- Neutral bus: Connects to the main circuit’s neutral wire. The neutral bar provides the contact point for the white wires that return electricity back to the breaker panel after flowing through the black wires to power a device. Your home’s main grounding wire also connects to the neutral bar.
- Grounding bus bar: Unites all ground wires from various circuits and connects them to itself. Connected to a grounding conductor, a metal enclosure and, in the case of main service panel, to the neutral bar.
Types of Electrical Panels
There are a few types of electrical panels, each with their own codes requirement. Check with local authorities to determine which type of panel meets your local compliance requirements.
- Main breaker panels: A built-in main breaker which can be used to shut off all power to your residence. Main breakers can be installed when the meter and feeder cable are within 10 ft. of the panel.
- Main lug panels: Runs wires to lugs but requires a separate disconnect. The main breaker is located at the meter; if the main lug panel is used as a sub-panel, it will be connected to the breaker at the main panel. Separate disconnects at a meter help out firemen, who don’t have to enter the building to cut power.
- Sub-panels: Separate breaker panels containing new circuits. These come in handy when a breaker panel doesn’t have enough slots to add new circuits. A sub-panel is also ideal for situations where multiple circuits are needed in a single separate area, like a workshop or greenhouse. Sub-panels allow more power to come through, but do not increase the total power being fed into your home.
- Transfer Switches: A type of sub-panel that transfers portable generator power into electrical power through your breaker panel. If you live in an area where storms are common, you may have a permanent back-up power generator that uses an alternative power source, like propane or natural gas. The generator can be wired directly to the household breaker panel, providing a seamless switch from utility service to back-up power when the electricity goes out. Some generators come with a transfer switch that carries the same rating as the home’s main breaker panel.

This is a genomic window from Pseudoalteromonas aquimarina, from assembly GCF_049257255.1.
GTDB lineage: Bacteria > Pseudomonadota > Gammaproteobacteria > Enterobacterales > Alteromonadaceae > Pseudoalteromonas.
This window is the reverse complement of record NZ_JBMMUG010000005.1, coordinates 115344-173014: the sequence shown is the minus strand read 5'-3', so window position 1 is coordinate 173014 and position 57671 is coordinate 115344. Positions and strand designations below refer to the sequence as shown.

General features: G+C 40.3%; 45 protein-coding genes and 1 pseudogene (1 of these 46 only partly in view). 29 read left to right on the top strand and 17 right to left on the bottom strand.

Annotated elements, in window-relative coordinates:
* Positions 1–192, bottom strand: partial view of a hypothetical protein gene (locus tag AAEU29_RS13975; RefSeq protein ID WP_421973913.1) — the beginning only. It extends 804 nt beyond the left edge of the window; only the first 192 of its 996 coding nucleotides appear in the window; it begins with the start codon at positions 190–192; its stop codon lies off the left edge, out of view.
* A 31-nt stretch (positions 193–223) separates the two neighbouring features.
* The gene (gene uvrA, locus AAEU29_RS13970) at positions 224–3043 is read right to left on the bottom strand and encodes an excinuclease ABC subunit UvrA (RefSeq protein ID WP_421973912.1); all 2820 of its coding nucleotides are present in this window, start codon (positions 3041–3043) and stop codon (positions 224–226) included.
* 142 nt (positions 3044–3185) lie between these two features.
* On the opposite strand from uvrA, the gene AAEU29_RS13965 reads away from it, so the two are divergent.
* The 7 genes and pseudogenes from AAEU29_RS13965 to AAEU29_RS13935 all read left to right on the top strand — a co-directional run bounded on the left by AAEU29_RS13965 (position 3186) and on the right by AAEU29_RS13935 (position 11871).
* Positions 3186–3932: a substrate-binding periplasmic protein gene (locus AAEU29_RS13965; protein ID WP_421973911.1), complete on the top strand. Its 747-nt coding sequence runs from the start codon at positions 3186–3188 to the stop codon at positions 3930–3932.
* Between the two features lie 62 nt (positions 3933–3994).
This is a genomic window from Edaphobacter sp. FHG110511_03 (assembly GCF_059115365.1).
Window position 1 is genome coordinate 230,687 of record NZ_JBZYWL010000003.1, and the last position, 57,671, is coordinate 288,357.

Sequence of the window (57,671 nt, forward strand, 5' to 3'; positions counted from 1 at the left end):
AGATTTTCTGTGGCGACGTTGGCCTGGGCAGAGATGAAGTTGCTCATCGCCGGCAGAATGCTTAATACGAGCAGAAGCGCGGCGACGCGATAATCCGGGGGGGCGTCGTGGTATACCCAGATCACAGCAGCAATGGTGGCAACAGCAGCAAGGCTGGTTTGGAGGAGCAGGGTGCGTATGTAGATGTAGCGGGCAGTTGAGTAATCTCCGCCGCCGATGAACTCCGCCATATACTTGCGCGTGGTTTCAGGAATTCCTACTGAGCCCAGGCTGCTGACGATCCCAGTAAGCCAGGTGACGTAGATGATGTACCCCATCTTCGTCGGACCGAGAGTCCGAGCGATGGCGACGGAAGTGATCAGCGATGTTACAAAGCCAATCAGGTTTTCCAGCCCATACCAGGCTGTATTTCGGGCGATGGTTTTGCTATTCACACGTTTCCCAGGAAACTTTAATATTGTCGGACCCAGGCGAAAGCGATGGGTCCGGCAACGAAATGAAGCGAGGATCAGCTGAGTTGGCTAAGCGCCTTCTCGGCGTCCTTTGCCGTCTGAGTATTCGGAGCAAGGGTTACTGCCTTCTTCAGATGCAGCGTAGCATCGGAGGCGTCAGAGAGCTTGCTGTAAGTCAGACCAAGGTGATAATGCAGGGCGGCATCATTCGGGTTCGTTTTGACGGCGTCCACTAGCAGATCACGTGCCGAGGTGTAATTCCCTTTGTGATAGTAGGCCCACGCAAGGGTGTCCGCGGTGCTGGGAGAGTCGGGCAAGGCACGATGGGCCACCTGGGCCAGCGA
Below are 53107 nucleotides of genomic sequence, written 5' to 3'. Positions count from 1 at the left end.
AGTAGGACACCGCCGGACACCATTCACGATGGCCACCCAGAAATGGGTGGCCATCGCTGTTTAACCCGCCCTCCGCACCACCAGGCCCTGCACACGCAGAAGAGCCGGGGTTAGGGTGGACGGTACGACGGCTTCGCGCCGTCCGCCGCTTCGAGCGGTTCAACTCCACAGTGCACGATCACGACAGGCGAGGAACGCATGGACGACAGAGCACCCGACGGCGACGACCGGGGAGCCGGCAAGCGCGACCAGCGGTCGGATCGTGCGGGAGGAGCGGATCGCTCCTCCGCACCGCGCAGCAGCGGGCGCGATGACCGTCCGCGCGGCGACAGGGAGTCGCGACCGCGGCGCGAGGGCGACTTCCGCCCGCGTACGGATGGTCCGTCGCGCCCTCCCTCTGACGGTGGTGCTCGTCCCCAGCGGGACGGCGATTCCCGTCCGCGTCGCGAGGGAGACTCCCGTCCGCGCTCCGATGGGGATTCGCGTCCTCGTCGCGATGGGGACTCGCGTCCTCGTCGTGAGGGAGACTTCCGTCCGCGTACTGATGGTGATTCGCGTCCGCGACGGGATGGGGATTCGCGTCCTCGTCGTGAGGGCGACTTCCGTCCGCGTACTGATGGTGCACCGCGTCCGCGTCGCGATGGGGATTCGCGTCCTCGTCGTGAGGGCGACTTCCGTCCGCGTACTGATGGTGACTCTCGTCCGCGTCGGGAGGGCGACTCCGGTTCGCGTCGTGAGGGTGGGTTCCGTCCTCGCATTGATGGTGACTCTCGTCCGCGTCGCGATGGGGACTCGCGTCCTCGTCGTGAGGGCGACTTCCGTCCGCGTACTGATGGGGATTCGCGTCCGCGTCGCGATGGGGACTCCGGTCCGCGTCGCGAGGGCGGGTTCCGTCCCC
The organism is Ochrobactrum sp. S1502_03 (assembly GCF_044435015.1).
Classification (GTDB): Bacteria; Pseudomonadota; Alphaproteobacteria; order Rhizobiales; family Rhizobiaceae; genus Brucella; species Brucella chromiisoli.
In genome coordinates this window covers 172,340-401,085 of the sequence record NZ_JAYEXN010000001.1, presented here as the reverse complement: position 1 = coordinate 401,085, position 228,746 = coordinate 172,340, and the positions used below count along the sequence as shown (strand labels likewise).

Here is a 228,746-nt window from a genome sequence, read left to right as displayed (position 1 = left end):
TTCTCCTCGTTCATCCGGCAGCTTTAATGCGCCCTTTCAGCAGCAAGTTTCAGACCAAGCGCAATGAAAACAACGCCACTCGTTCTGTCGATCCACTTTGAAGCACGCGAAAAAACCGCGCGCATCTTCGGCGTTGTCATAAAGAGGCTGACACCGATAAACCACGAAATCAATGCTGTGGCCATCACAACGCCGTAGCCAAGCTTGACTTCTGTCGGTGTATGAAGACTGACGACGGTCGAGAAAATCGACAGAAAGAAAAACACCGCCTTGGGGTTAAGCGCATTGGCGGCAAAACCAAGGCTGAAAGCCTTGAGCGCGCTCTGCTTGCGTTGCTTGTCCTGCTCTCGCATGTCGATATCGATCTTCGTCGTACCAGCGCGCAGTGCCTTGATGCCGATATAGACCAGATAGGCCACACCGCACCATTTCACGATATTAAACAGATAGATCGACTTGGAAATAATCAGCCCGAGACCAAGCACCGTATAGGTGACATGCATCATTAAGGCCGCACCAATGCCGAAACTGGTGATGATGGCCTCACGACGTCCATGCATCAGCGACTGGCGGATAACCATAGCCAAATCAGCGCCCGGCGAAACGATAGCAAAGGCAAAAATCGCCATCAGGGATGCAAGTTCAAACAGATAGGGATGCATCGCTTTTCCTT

There are two models of transfer switches:
- Automatic: A larger initial investment but provide continuous protection for homeowners.
- Manual: Less expensive but require a generator and manually switching the load to the back-up system.
For the Homeowner
The National Electric Code requires a minimum 100-amp service for a new home. Older homes are equipped with 60-amp services. If you want to replace a panel, match the current amp service on the old one or upgrade if you anticipate high power requirements.
If you have a much larger home with many more appliances, a good choice would be to install a 200-amp circuit breaker panel. If you are unsure what size you will need, you can calculate by looking at the name plate rating of each of the appliances you intend to install. Call a professional electrician to help you estimate the load requirements for your home.
Michael Corlette on April 01, 2019:
Love your article